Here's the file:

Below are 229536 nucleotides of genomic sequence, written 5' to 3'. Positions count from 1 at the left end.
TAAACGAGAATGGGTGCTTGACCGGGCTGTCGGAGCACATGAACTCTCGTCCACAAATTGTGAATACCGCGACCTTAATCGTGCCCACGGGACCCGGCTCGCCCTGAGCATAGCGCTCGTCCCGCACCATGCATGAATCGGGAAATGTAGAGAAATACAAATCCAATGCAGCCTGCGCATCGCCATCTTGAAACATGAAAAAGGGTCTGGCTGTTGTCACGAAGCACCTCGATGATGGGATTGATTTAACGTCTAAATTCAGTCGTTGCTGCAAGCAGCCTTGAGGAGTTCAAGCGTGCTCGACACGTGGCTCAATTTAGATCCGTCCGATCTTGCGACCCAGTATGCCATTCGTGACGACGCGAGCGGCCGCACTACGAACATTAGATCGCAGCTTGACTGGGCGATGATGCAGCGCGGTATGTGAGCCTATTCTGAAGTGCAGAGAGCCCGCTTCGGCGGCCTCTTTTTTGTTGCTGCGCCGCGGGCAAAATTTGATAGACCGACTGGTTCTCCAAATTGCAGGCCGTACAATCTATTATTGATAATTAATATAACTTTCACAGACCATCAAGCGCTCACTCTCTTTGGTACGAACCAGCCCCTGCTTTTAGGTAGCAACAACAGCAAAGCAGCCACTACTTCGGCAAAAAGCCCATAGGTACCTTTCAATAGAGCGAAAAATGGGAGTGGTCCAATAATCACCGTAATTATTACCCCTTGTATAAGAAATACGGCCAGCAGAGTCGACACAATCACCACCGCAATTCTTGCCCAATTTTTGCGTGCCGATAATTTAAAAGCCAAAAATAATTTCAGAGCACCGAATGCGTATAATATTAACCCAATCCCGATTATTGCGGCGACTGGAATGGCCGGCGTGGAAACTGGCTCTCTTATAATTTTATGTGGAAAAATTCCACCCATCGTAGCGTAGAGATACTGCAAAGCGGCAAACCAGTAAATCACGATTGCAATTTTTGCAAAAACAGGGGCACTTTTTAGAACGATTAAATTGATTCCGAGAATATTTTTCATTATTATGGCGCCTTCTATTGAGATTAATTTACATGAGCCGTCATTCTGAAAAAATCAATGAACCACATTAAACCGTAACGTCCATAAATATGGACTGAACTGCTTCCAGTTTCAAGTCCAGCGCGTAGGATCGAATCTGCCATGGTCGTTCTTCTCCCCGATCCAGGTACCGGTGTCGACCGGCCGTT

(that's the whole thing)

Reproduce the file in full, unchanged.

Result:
Below are 229536 nucleotides of genomic sequence, written 5' to 3'. Positions count from 1 at the left end.
TAAACGAGAATGGGTGCTTGACCGGGCTGTCGGAGCACATGAACTCTCGTCCACAAATTGTGAATACCGCGACCTTAATCGTGCCCACGGGACCCGGCTCGCCCTGAGCATAGCGCTCGTCCCGCACCATGCATGAATCGGGAAATGTAGAGAAATACAAATCCAATGCAGCCTGCGCATCGCCATCTTGAAACATGAAAAAGGGTCTGGCTGTTGTCACGAAGCACCTCGATGATGGGATTGATTTAACGTCTAAATTCAGTCGTTGCTGCAAGCAGCCTTGAGGAGTTCAAGCGTGCTCGACACGTGGCTCAATTTAGATCCGTCCGATCTTGCGACCCAGTATGCCATTCGTGACGACGCGAGCGGCCGCACTACGAACATTAGATCGCAGCTTGACTGGGCGATGATGCAGCGCGGTATGTGAGCCTATTCTGAAGTGCAGAGAGCCCGCTTCGGCGGCCTCTTTTTTGTTGCTGCGCCGCGGGCAAAATTTGATAGACCGACTGGTTCTCCAAATTGCAGGCCGTACAATCTATTATTGATAATTAATATAACTTTCACAGACCATCAAGCGCTCACTCTCTTTGGTACGAACCAGCCCCTGCTTTTAGGTAGCAACAACAGCAAAGCAGCCACTACTTCGGCAAAAAGCCCATAGGTACCTTTCAATAGAGCGAAAAATGGGAGTGGTCCAATAATCACCGTAATTATTACCCCTTGTATAAGAAATACGGCCAGCAGAGTCGACACAATCACCACCGCAATTCTTGCCCAATTTTTGCGTGCCGATAATTTAAAAGCCAAAAATAATTTCAGAGCACCGAATGCGTATAATATTAACCCAATCCCGATTATTGCGGCGACTGGAATGGCCGGCGTGGAAACTGGCTCTCTTATAATTTTATGTGGAAAAATTCCACCCATCGTAGCGTAGAGATACTGCAAAGCGGCAAACCAGTAAATCACGATTGCAATTTTTGCAAAAACAGGGGCACTTTTTAGAACGATTAAATTGATTCCGAGAATATTTTTCATTATTATGGCGCCTTCTATTGAGATTAATTTACATGAGCCGTCATTCTGAAAAAATCAATGAACCACATTAAACCGTAACGTCCATAAATATGGACTGAACTGCTTCCAGTTTCAAGTCCAGCGCGTAGGATCGAATCTGCCATGGTCGTTCTTCTCCCCGATCCAGGTACCGGTGTCGACCGGCCGTT